When is a friendship between two men a bromance or more?
My husband of 22 years, age 60, is close friends with a man he’s known since age 16.
They text each other first thing at 7am, text/call all day, meet for drinks at least four times weekly.
My husband’s self-employed, his friend hangs around the office, arriving daily at 10am. I work there and see him.
My husband spends much more time with him than me. Even on weekends, he’ll sneak-meet him. I know from reading his texts (though I shouldn't).
I’ve expressed my feelings but nothing changes. I'm considering issuing an ultimatum.
I feel like this friend is “the other woman.” My husband texted him, "I need a hug." Is that normal?
He doesn’t express his feelings to me. Sometimes he mentions his “lovely wife,” but other times complains to his friend about having to spend time with me.
They exchange information about how often they have sex with their partners. Isn't that disrespectful?
I'm certain this won’t change since it’s been going on throughout our marriage.
Bromance or Friendship?
That’s certainly a long, close friendship! But more? You’d need to ask, not hide behind snooping.
Meanwhile, you chose the word “bromance” so look closer at the definition: A close but non-sexual relationship between two or more men.
Wikipedia adds: “An exceptionally tight, affectional, homosocial male bonding relationship exceeding that of usual friendship, (with) a particularly high level of emotional intimacy.”
There’s no “other woman.” But there IS a lot of time for his friend.
Just as you want him to be open about the nature of their relationship, you must reveal that you’ve read the texts, found them hurtful, believe that your sex life should be kept private.
Forget ultimatums. Talk this out. When he knows your feelings, he may better balance his time for each of you.
If not, you then can decide what you can accept, or cannot.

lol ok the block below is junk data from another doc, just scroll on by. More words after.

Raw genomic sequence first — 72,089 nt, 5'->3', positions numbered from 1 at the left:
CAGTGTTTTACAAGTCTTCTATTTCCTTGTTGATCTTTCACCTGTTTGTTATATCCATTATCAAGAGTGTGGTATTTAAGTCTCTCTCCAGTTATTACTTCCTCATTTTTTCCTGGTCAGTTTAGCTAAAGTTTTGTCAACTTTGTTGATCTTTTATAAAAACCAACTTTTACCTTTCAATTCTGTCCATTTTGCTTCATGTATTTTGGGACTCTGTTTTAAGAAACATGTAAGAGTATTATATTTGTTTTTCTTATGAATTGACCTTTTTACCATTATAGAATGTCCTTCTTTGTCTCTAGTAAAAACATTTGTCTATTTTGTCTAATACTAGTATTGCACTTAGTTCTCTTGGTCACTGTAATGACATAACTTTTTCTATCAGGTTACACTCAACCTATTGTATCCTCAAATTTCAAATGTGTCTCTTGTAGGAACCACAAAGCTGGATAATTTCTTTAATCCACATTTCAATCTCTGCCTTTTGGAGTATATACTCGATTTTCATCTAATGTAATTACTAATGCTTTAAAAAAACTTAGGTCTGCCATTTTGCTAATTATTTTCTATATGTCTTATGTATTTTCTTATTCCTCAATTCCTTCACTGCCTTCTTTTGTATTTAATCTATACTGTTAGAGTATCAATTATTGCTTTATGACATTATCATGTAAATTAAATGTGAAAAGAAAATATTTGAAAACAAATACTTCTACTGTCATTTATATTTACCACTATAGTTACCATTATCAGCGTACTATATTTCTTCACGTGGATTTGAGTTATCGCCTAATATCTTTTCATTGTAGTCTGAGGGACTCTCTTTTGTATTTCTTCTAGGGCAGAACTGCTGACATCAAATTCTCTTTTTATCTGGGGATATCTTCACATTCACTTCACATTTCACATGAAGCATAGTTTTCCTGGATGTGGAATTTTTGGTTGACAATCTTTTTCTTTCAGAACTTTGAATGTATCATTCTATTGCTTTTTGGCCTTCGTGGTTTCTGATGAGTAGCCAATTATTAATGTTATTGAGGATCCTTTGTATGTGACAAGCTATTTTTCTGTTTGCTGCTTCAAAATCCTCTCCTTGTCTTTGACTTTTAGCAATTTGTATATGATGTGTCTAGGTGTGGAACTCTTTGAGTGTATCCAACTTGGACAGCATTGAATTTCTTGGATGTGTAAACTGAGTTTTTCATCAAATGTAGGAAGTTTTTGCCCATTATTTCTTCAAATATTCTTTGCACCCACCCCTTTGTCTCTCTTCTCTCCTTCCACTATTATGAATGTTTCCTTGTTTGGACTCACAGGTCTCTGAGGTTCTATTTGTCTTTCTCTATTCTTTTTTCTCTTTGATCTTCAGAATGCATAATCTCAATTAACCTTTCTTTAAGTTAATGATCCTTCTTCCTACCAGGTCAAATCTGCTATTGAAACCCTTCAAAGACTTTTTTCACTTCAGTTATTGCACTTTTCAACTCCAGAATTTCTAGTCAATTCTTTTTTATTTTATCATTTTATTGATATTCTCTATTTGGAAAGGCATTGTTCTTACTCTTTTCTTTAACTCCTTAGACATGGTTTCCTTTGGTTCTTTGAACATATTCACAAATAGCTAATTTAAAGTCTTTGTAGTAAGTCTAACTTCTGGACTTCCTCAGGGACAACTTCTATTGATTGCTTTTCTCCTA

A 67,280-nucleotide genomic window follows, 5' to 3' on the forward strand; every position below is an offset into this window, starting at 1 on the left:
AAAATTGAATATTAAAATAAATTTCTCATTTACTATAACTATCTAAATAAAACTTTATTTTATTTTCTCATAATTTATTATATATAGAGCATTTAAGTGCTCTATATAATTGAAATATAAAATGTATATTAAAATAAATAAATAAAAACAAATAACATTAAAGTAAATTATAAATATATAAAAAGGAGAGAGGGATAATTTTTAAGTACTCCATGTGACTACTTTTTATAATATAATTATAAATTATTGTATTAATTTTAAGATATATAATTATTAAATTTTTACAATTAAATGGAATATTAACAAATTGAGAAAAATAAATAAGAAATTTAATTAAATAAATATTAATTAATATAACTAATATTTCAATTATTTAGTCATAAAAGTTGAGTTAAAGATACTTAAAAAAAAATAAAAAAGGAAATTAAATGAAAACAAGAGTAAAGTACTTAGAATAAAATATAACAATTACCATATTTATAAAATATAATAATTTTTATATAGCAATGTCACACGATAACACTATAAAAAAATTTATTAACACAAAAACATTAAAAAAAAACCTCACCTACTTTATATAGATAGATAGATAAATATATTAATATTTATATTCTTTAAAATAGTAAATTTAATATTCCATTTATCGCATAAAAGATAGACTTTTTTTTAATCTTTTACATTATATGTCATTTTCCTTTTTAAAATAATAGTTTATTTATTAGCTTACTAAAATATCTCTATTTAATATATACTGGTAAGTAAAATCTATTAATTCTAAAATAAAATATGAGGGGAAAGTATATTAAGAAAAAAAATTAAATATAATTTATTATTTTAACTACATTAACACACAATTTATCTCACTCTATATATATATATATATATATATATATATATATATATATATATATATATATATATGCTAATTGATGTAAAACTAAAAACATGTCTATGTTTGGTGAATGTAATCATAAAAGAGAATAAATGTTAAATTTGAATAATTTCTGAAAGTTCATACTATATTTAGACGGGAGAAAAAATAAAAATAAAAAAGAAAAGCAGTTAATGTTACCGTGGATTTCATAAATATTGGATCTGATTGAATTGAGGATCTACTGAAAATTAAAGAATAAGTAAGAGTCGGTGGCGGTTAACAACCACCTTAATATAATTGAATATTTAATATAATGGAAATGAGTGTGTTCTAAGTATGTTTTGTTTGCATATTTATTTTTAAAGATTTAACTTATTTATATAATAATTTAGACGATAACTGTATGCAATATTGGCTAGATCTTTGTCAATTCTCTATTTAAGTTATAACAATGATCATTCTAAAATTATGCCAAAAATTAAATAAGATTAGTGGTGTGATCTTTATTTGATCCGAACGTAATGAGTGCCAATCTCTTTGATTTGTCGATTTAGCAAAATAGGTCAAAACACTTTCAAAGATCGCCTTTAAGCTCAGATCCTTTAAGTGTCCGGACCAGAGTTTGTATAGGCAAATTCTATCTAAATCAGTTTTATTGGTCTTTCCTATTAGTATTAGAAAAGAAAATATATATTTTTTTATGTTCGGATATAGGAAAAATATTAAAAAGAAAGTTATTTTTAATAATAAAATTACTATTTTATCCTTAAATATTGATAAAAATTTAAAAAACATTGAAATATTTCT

I’m mid-40s, married with two kids, living a very decent life (and feeling lucky).
A good friend since college is married with three children. Her husband inherited family wealth. Then, he hit a windfall with a start-up company that later got bought out. They now live at a very higher financial level.
When she’s with me alone, she’s still the same fun-loving, likeable woman I knew.
But recently, when we could be out together again socially distanced, she frequently bragged.
She detailed their expensive travel experiences and designer clothing, even when a couple of other friends joined us.
To me, the descriptions of over-the-top spending, sound gross.
How can I inform her that she’s turning some friends off, including me, and that trying to impress me does the opposite.
She has the high-end goods but lacks good taste.
Her timing and topics reveal social “tone deafness” (also known as obtuse insensitivity) to what the majority of people are experiencing.
As a long-time close friend, influence her by example. Since you consider yourself “lucky” with what you and your family have, say so as a fact.
Say what you’ve learned about how the pandemic has caused so many hardships to those far less lucky than you both: Long line-ups at food banks, people laid off a second time within this same year, small businesses closed, young adults unable to find any work...
Then plant an idea: With your good luck, consider where you two and others can offer help - a free-groceries delivery project, donations to community service work, etc.
Message from an Anonymous Reader - On why he/she reads this column:
“What better way to lessen the risk of making mistakes than by learning not just from your own mistakes, but from the mistakes of others too?
“This isn’t about enjoying others’ misfortunes. It’s about understanding and seeing that how other people have dealt with problems they’ve faced, can help anyone else... even if the circumstances aren’t the same.
“No one goes through life problem-free. Learning from others is a benefit we can pay to ourselves if we want to, as a sort of preventative medicine.”
Ellie - I’ve heard this from other readers as well.
I’m always gratified to know that while some people read for entertainment, and others to learn about a specific issue, still some, like this reader, finds it useful to note the warning signs from others about the potential trouble-spots along a relationship’s path.
Tip of the day:
A friendship that overrides a marriage requires open discussion.